A Rare White Calf Is Spotted During Right Whale Baby Boom

Save the whale campaigns in and around Australia have existed for years. Globally, they remain very popular. Illegal whaling, as well as the impact of oil refinery at sea has made it a hot topic for environmental agencies for decades.

And it seems as though the hard work is paying off. Sperm whales, humpback whales… They’re all seeing their numbers rise. But the southern right whale is still in some danger in the area.

A rare case of a white southern right whale calf, as seen by a special drone camera.

The Cetacean Research Unit are trying to find out more about what can be done to help. They’re currently conducting a large study on the breeding and calving behaviors of these southern right whales. And recently caught a rare white calf on their drone camera. Only 5% of right whale calves are born white, so it was quite the discovery!

Claire Charlton, a researcher from Curtin University, told Australian TV this: “Last year was one of our lowest years ever recorded, so the fact this year is higher is a reassuring factor. To know the whales are having a high year is very important.”

This mama whale has some white spots still visible… Perhaps she started life as a white calf too? / Photo via Fredrik Christiansen/Murdoch University,

The huge open bay that makes up The Great Australian Bight is a magnificent place in terms of aquatic life and biodiversity. So unique a place is it, in fact, that 85% of life swimming about in its waters cannot be found anywhere else on Earth.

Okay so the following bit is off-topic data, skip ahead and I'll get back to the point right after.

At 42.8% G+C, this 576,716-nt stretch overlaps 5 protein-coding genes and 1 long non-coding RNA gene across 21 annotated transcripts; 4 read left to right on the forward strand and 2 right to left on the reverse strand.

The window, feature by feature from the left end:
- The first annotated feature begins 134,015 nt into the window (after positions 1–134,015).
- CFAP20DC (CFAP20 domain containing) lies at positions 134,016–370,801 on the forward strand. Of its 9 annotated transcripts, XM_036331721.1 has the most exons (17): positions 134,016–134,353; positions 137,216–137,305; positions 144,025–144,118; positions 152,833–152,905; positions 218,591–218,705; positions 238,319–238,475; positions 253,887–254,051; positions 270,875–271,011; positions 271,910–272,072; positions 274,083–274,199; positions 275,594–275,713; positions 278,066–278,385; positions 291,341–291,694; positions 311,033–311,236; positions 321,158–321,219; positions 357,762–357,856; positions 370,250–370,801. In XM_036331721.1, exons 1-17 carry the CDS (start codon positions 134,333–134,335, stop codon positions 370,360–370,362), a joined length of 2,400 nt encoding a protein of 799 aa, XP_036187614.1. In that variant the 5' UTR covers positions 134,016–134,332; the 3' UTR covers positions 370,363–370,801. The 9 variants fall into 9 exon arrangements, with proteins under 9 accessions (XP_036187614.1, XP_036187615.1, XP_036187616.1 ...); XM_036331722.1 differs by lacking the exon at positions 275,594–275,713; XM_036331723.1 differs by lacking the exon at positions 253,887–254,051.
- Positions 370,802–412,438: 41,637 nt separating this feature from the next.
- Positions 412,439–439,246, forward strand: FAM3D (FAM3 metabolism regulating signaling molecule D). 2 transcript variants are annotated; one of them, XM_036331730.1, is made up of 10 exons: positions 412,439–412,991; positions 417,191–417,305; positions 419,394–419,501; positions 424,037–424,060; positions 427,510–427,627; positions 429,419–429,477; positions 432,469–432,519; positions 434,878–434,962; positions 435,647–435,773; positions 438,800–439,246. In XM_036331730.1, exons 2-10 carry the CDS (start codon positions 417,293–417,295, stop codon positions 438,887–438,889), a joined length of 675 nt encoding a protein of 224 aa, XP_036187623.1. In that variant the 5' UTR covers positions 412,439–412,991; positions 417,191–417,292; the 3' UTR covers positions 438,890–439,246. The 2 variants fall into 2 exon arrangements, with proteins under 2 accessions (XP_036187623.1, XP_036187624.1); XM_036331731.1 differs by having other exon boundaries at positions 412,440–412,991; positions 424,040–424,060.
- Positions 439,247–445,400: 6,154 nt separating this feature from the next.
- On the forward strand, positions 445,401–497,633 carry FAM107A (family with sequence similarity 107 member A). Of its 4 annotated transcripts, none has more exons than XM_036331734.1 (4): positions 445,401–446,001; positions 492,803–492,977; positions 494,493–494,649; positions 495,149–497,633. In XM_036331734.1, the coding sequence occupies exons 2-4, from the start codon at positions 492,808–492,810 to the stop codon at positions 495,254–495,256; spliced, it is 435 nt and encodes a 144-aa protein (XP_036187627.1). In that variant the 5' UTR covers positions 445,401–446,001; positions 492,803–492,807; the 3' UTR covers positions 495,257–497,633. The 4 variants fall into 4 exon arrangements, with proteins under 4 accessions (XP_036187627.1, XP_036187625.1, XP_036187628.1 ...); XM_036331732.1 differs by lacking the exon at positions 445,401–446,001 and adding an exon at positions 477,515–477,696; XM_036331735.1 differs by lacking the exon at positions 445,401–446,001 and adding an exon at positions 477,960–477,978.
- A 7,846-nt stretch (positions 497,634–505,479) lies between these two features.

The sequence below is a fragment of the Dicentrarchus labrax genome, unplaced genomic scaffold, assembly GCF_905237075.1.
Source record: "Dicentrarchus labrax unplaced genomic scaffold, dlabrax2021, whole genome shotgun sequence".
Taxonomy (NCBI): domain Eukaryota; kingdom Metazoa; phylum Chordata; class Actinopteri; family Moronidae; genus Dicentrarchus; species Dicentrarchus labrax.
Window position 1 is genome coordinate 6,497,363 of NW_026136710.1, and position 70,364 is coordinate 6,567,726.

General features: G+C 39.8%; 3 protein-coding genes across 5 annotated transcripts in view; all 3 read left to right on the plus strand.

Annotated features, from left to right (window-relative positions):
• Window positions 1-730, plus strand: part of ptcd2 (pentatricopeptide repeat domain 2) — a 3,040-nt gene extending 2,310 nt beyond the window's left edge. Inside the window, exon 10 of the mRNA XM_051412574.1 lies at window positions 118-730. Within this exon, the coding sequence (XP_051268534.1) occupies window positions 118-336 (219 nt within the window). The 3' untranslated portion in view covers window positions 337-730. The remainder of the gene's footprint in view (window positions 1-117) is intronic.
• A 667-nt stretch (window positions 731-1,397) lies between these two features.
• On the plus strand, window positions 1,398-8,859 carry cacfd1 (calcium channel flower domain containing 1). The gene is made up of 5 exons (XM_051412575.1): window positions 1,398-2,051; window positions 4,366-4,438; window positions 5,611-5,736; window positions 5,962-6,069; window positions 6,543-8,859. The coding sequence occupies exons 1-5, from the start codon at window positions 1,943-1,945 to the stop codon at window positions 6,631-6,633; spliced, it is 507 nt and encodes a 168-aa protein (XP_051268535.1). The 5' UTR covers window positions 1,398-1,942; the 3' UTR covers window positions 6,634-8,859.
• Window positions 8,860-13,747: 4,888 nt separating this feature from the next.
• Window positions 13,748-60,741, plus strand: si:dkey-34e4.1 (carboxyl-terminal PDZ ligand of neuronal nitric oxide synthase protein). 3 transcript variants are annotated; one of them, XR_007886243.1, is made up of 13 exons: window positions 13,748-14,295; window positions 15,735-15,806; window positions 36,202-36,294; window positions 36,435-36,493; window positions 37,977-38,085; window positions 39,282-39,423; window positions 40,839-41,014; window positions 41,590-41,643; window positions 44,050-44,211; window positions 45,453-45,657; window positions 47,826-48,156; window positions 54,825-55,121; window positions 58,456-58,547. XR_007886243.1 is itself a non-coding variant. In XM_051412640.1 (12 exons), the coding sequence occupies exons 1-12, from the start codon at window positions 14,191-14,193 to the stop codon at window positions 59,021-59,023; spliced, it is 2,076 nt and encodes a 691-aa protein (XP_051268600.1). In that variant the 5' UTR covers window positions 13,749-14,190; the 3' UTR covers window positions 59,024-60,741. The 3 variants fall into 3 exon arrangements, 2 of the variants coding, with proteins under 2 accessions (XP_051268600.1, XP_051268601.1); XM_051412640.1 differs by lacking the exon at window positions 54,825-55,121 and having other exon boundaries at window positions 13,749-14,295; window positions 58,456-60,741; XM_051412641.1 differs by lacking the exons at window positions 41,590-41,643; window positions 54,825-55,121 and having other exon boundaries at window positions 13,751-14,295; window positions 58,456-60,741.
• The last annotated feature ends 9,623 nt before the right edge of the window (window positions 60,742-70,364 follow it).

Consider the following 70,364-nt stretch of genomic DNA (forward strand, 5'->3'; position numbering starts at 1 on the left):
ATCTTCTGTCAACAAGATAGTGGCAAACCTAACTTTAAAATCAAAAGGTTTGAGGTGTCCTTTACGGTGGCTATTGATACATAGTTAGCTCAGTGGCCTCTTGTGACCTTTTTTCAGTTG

If man kills off a species here, it can force extinction of it indefinitely. Which is why projects like this one to preserve the right whale are so vital.

“This project will benefit the conservation of southern right whales by teaching us more about their health and reproduction,” Murdoch University researcher Fredrik Christiansen, told the BBC in an interview recently.

It looks as though the right whale population is on the rise once again. / Photo via Fredrik Christiansen/Murdoch University,

Haydyn Bromley of the Aboriginal Land Trust adds this: “We’ve been assured that the exploration would have no negative impact on the whales and we’d like to think that is definitely the case, but we don’t know.”

“What we would hate to see is the area devastated because perhaps someone made a mistake, or someone didn’t calibrate something properly and next thing you know, this pristine area could be at risk.”

It’s important that we all do as much as possible to keep these beautiful animals as safe as we possibly can. For more inspiration as to just why, watch the rare southern right whale in action here:


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